Pretty Palettes From NY’s Fall Fashion Week For Your Home

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By Erin Carlyle, Houzz

New York Fashion Week has come to an end, but styles from the runways still offer plenty of inspiration. Designer collections for spring 2017 feature a wide array of palettes, from dramatic red, black and white color-blocking to blends of soft and soothing neutrals. Read on to see how some of the runway color schemes might translate to room decor.

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NYFW Black and White Striped Slacks

NYFW 1: Rikki Snyder, original photo on Houzz

Runway photos of the fall 2016 edition of New York Fashion Week from

Fashion designer: Bibhu Mohapatra

Room designer: Tobi Fairley Interior Design

Designer Bibhu Mohapatra’s black-and-white striped slacks and bright coral top marry a classic geometric pattern with a happy color for a pulled-together yet enthusiastic vibe.

This room in New York City achieves a similar color palette through a base of graphic black and white for the wallpaper, artwork, and sofa, with bursts of coral added via the throw pillows and benches. Multiple patterns work well together because they are unified by a single color scheme.


NYFW Purple and Yellow

NYFW 2: Amanda Nisbet, original photo on Houzz

Fashion designer: Bibhu Mohapatra

Room designer: Amanda Nisbet

This dress design, also by Bibhu Mohapatra, merges complementary colors purple and yellow. According to color theory, colors opposite one another on the color wheel — complementary colors — create greater contrast and therefore a higher energy level, whether in a room or on an outfit.

Like the dress, this room offers a blend of colors and textures that surprises but doesn’t overwhelm. Interior designer Amanda Nisbet marries purple and yellow but manages to keep the mood less electric by choosing a pale shade of yellow. The large piece of art above the sofa echoes the details of the model’s outfit: The red lips in the art correspond to the model’s lipstick color, while the blue eyes are similar to the blue-green ankle straps on the model’s sandals.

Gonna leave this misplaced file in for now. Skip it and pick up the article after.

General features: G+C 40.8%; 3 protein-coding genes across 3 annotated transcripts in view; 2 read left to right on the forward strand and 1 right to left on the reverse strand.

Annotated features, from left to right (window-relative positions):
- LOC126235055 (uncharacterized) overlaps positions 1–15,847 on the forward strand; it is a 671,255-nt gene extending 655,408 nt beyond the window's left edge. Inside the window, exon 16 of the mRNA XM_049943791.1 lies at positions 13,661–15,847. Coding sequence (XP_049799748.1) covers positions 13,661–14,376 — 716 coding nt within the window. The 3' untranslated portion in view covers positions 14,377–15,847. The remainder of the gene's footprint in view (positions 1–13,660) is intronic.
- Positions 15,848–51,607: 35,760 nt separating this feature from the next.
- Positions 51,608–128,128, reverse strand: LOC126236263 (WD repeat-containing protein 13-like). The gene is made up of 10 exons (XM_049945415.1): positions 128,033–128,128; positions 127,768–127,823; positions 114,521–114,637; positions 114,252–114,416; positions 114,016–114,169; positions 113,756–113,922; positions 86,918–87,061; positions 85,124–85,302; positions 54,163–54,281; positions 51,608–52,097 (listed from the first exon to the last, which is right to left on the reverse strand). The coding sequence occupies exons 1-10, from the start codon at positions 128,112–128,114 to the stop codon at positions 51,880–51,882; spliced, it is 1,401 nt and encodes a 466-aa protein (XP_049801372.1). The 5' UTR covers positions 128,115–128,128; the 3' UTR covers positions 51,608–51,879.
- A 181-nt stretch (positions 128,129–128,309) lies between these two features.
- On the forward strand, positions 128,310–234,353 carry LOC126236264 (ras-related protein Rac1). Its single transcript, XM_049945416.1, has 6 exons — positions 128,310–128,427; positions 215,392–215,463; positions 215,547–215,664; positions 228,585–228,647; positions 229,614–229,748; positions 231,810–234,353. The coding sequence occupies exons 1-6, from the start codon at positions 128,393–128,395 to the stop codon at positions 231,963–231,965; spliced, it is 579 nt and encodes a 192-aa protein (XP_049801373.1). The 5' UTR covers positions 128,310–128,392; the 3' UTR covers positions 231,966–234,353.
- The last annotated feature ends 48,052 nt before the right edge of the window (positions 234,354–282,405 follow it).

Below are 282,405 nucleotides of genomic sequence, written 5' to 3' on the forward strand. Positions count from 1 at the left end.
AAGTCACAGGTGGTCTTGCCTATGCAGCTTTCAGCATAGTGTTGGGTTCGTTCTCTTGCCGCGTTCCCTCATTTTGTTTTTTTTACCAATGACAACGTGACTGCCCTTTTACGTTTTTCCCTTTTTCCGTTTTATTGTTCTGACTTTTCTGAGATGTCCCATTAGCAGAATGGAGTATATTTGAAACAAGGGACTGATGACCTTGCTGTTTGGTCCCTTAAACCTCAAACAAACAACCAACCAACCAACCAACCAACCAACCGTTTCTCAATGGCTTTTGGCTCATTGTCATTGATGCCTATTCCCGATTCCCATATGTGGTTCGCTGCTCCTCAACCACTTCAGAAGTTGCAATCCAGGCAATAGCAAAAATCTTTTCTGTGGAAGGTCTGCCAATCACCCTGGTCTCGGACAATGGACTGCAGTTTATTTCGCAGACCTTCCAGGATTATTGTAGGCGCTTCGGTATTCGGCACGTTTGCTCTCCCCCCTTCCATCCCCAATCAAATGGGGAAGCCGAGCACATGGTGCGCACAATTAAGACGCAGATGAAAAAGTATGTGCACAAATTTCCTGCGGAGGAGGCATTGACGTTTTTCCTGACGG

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NYFW Blue Clouds

NYFW 3: Visbeen Architects, original photo on Houzz

Fashion designer: Marcel Ostertag

Room designer: Visbeen Architects

The print of the skirt of this Marcel Ostertag dress evokes a blue sky with clouds, a theme that lends itself well to an inviting children’s room. The aqua green of the dress bodice can be found in the grass strands artfully painted along the lower half of the wall. For an adult dress, the palette is cold, but the print is cheerful.

In a juvenile’s room, blended with warm wood tones, the scheme becomes even more welcoming.


NYFW Colorful Butterflies

NYFW 4: Jason Jones Photography, original photo on Houzz

Fashion designer: Vivienne Tam

Vivienne Tam brought colorful butterflies to many of her prints this year, here in a mix of purple, yellow, pink, black and white.

This room echoes the fanciful feeling of the dress, thanks to its unabashedly purple base and colorful art above the fireplace. Scattered color across the bookshelves keeps it from being monochrome violet.


NYFW Feminine Ruffles

NYFW 5: Echelon Custom Homes, original photo on Houzz

Fashion designer: Marchesa

Room designer: Echelon Custom Homes; furnishings designed by The Interior Collection

The Marchesa gowns for spring 2017 were full of ruffles, femininity and effervescence in various color schemes.

The champagne and lavender tones of this layered affair translate well to a soft mauve room, where various textures — from the shimmering drapes and metallic nightstand to the patterned rug and tufted headboard — mimic the rich layer-cake feel of the dress.

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NYFW Floral Theme

NYFW 6: Matt Varnado of Varnado Photography, original photo on Houzz

Fashion designer: Vivienne Tam

Another Vivienne Tam creation continues a floral theme, but with a vastly different color scheme. The deeply colored accent wall of this sitting room, found in a home in San Miguel de Allende, Mexico, echoes the bold rust-orange of the dress. The room features reds, greens, and yellows like the dress — it needs only a touch of blue to complete the palette.

“We tend to associate bold color with modern and contemporary spaces, but you can also inject big color into more traditional rooms,” writes color expert and Houzz contributor Jennifer Ott about this room.

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